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Scottish government adds agent of change to planning law

By | Published on Tuesday 20 February 2018

Live Music

The Scottish government last week announced that it would update its planning policies in line with England and Wales, meaning that the ‘agent of change’ principle will be introduced in all three countries. This will force property developers to protect new property developments from noise created by existing venues.

In a statement, the Scottish government said the new guidance recognised “the cultural and economic contribution of Scotland’s music industry, as well as the importance of live music to the vibrancy of our town centres and to our night-time economy”.

The UK government announced plans to update the National Planning Policy Framework, so to include agent of change, in January, following pressure from campaigners. However, this policy only applies to planning laws in England. In Wales, plans to implement the change were already announced in May last year. As a result, music industry reps in Scotland began their own campaign to have the law changed there.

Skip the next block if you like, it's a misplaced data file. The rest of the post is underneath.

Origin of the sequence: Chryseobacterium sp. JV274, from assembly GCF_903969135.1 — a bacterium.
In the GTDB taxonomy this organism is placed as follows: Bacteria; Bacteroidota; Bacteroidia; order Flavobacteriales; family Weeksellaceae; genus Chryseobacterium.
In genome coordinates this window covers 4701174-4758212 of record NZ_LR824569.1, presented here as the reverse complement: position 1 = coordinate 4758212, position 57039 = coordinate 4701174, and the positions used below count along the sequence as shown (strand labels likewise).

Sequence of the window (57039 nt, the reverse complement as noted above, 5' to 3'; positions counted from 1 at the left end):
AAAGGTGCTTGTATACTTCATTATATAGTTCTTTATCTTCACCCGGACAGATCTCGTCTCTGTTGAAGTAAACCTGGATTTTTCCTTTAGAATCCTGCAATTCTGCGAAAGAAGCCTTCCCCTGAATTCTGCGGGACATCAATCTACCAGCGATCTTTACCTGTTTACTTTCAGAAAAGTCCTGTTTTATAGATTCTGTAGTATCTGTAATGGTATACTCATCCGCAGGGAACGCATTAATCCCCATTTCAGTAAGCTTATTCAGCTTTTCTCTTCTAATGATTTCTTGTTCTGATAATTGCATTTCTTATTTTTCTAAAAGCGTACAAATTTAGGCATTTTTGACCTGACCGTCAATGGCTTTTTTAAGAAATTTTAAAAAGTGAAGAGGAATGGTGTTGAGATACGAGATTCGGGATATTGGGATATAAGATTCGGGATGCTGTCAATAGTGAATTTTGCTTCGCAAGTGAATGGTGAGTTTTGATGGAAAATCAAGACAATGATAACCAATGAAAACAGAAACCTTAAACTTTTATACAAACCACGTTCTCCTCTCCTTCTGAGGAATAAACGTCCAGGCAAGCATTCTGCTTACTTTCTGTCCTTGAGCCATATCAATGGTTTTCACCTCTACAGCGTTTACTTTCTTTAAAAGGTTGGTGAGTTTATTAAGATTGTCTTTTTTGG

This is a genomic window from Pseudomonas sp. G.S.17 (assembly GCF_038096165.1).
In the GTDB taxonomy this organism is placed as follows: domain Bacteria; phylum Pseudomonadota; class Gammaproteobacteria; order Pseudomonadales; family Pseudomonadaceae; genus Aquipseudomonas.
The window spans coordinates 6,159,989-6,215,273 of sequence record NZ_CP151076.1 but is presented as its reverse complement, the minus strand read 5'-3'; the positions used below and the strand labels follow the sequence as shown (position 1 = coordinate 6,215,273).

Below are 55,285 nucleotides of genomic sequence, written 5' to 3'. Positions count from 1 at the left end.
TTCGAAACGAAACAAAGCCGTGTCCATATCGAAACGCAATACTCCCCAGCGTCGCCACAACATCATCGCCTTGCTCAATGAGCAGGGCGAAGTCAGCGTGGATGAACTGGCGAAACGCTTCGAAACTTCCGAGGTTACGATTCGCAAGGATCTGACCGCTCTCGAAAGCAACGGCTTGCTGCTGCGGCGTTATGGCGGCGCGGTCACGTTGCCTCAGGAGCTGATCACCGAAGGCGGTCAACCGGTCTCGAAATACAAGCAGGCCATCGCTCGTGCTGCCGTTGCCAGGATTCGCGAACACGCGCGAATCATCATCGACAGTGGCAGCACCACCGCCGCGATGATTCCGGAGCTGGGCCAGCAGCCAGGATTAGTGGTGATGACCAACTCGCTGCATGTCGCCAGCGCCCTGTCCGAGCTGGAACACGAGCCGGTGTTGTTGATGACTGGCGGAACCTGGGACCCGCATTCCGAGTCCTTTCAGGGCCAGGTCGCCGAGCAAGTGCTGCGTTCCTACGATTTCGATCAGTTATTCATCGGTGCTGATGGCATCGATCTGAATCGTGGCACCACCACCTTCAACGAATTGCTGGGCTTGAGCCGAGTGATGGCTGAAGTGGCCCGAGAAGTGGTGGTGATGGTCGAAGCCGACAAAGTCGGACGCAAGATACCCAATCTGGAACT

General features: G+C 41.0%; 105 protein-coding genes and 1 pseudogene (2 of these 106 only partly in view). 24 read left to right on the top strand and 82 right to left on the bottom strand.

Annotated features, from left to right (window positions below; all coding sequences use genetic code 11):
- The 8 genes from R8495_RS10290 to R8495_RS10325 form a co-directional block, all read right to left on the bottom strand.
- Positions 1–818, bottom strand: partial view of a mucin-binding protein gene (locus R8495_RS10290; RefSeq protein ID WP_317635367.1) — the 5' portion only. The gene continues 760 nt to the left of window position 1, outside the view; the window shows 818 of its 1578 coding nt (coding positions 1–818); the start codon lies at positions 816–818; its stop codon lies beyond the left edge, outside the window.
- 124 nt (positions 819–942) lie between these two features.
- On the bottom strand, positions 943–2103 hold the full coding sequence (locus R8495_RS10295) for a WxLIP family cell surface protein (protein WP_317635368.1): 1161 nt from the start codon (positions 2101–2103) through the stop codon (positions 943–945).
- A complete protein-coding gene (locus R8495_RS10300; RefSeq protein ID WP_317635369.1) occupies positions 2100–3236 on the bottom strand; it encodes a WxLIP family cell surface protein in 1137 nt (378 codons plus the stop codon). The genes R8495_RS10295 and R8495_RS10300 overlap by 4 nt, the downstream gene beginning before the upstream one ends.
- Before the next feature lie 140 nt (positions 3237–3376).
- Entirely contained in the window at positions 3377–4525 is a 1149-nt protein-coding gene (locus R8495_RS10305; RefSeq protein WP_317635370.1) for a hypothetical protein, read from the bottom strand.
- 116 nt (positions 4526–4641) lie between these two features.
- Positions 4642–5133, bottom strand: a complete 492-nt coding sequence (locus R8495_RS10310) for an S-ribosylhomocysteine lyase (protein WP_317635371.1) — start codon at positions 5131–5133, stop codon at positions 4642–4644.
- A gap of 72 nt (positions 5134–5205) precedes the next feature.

“The Scottish government recognises the significant cultural and economic contribution of our music industry”, Housing Minister Kevin Stewart told The Scotsman. “It is only right we do what we can to protect the established and emerging musical talent and that is why we are embedding the ‘agent of change’ principle in our planning guidance”.

He continued: “Music venues should not have to make high cost changes or deal with expensive disputes because of new developments. Developers will be responsible for identifying and solving any potential issues with noise, giving residents of new homes a better quality of life and allowing our music venues to continue to operate”.

Chief Planner John McNairney has reportedly written to all local authorities in Scotland asking them to “act now” on the changes to planning rules.